Human hearing is pretty dismal compared to animals like bats and dolphins that use sound to navigate, but blind people have been reported to be able to learn to use echolocation to sense their surroundings. Now, research out of the Ludwig Maximilian University of Munich (LMU) suggests that almost anyone could pick up the skill, and use echolocation to accurately estimate how big a room is. Using MRI scanners, the team also studied which parts of the brain activate during the process.
First, the team recorded the acoustic properties of a small, echoey chapel, before digitally manipulating this audio fingerprint to effectively make a virtual room sound larger or smaller. The aim of the project was to determine if people could be taught to use echolocation, clicking their tongues to figure out how big a given virtual space was.
UPGRADE TO NEW ATLAS PLUS
More than 1,500 New Atlas Plus subscribers directly support our journalism, and get access to our premium ad-free site and email newsletter. Join them for just US$19 a year.UPGRADE
"In effect, we took an acoustic photograph of the chapel, and we were then able to computationally alter the scale of this sound image, which allowed us to compress it or expand the size of the virtual space at will," says Lutz Wiegrebe, lead researcher on the study.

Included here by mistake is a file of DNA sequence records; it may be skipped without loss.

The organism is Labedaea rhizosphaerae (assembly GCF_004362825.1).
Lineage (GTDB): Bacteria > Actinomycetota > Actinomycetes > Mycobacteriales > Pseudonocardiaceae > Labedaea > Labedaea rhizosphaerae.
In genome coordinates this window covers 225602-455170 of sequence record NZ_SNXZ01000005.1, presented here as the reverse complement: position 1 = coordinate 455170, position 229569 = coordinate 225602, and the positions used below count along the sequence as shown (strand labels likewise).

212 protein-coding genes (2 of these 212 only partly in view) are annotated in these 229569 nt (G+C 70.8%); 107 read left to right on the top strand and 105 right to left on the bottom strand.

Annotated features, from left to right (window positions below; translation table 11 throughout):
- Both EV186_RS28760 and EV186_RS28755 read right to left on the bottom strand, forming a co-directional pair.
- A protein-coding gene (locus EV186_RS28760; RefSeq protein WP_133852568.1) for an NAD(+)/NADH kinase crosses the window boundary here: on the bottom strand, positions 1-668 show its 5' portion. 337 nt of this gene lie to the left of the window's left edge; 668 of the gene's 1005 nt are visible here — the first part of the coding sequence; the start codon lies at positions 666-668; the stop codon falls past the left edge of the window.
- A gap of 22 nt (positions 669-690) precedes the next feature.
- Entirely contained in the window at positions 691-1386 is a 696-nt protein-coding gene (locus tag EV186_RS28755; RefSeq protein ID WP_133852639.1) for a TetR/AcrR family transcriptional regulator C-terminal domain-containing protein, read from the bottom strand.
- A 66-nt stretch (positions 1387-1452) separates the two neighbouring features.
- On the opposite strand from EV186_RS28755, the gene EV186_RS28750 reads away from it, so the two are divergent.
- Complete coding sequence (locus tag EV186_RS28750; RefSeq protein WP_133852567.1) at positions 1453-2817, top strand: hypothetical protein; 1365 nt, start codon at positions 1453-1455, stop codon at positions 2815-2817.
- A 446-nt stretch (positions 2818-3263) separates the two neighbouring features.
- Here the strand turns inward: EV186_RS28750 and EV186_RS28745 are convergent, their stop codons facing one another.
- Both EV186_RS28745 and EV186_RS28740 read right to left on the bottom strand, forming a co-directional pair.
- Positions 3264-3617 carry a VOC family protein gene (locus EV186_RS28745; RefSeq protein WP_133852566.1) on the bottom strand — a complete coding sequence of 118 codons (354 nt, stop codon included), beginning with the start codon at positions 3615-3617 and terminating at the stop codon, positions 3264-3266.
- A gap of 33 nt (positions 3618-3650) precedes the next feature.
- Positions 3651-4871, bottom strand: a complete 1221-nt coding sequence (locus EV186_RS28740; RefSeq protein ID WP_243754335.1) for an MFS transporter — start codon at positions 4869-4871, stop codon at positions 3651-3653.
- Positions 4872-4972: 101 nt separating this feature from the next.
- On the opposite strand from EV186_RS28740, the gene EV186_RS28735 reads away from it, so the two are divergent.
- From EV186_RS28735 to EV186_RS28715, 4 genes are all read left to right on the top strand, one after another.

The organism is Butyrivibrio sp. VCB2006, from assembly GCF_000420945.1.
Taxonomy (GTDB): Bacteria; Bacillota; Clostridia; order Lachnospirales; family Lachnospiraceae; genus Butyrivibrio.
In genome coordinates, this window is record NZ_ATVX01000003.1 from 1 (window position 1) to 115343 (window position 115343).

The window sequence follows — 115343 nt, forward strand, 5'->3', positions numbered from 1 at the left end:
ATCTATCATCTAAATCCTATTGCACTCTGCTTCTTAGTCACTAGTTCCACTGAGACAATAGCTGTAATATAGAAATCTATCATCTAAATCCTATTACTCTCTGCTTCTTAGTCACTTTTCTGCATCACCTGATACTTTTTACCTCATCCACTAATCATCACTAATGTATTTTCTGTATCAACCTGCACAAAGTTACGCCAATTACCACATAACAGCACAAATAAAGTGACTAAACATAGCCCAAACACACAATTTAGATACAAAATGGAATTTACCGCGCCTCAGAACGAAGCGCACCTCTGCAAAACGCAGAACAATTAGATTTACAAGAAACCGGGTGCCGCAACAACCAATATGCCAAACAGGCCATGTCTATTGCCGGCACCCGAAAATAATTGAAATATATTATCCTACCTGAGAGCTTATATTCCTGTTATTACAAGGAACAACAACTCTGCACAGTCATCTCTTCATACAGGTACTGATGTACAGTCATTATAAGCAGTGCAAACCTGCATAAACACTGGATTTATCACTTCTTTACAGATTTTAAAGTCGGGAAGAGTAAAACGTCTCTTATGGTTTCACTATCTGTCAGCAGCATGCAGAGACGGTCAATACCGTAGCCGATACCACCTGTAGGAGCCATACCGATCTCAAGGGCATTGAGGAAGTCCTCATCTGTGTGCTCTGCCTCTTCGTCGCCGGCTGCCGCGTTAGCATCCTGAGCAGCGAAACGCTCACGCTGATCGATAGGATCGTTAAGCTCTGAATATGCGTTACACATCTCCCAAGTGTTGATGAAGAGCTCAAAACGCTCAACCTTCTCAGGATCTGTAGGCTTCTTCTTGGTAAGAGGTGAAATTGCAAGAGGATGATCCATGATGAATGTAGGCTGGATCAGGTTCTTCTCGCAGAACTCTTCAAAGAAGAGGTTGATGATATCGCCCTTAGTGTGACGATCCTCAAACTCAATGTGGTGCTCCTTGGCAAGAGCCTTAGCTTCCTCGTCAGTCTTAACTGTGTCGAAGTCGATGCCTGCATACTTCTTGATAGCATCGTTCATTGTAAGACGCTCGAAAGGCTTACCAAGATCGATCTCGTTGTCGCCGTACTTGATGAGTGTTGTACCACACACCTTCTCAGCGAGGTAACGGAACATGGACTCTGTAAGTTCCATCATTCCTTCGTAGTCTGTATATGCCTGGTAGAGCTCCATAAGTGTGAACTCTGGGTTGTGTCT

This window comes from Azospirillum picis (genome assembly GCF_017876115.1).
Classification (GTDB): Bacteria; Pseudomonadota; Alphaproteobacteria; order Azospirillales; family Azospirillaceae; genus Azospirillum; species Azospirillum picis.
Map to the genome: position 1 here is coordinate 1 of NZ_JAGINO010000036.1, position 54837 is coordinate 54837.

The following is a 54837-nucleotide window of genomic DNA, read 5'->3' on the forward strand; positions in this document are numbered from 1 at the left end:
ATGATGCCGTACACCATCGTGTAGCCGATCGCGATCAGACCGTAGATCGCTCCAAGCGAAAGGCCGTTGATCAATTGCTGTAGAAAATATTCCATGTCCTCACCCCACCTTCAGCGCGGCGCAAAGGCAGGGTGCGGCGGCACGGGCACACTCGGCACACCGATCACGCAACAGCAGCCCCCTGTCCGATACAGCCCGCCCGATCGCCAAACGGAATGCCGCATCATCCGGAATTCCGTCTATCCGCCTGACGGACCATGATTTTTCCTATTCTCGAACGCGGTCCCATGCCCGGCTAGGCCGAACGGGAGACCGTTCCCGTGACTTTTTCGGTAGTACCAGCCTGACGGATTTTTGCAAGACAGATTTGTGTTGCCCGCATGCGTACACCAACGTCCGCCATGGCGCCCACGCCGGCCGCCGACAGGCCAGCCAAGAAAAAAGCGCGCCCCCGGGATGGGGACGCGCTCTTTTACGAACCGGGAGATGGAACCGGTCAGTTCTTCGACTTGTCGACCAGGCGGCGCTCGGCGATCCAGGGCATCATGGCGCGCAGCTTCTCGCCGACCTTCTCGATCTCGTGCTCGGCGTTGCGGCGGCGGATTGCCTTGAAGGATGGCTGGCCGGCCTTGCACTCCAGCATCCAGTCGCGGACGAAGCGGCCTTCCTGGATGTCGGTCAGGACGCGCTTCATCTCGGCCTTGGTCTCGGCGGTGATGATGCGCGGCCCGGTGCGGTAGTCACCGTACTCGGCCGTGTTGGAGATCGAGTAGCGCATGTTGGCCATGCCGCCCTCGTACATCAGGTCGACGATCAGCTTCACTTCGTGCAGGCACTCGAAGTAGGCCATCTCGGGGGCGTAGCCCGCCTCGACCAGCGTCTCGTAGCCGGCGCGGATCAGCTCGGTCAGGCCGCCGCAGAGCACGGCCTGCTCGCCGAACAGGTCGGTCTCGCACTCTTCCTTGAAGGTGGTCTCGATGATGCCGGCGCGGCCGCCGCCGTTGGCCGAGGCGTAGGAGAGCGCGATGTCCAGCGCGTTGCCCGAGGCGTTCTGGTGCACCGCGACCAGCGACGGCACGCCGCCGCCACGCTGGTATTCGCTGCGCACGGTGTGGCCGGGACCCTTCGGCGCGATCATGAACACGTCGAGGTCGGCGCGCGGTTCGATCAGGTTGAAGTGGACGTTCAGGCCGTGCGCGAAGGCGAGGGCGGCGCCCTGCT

Using a fairly small sample size of 12 people – 11 sighted and one blind from birth – the participants were fitted with headphones and a microphone, and placed in an MRI scanner.
To determine the size of a virtual room, each participant had to make tongue clicking sounds into the microphone, and the headphones would play back echoes generated from the "acoustic photograph" of the real building at different virtual sizes.
"All participants learned to perceive even small differences in the size of the space," reports Wiegrebe. The researchers found that accurate room size assessment improved when subjects made click sounds in real time, rather than when recorded tongue clicks were played back to them. The team says that one subject eventually managed to estimate a virtual room space to within four percent of the correct answer.
While the tests were taking place, the MRI scanner allowed the researchers to peer inside the brains of the participants. As the sound waves from the tongue clicks bounced off the virtual walls and returned to the person's ears, the auditory cortex was activated. This was followed shortly after by activation of the motor cortex, stimulating the tongue and vocal cords to produce more clicking sounds.
Surprisingly, the experiments undertaken with the blind subject revealed that the returning sounds were mostly processed in the visual cortex. "That the primary visual cortex can execute auditory tasks is a remarkable testimony to the plasticity of the human brain," says Wiegrebe. Activation of the visual cortex in sighted participants during echolocation tasks was also recorded, but found to be relatively weak.
While we'll never be as good at echolocation as our bat buddies, the results do seem to suggest that humans could be taught to navigate using sound with some modicum of success. The next step for the researchers is to use their findings to develop an echolocation training program for the visually impaired.
The research was published in the Journal of Neuroscience.
Source: LMU Munich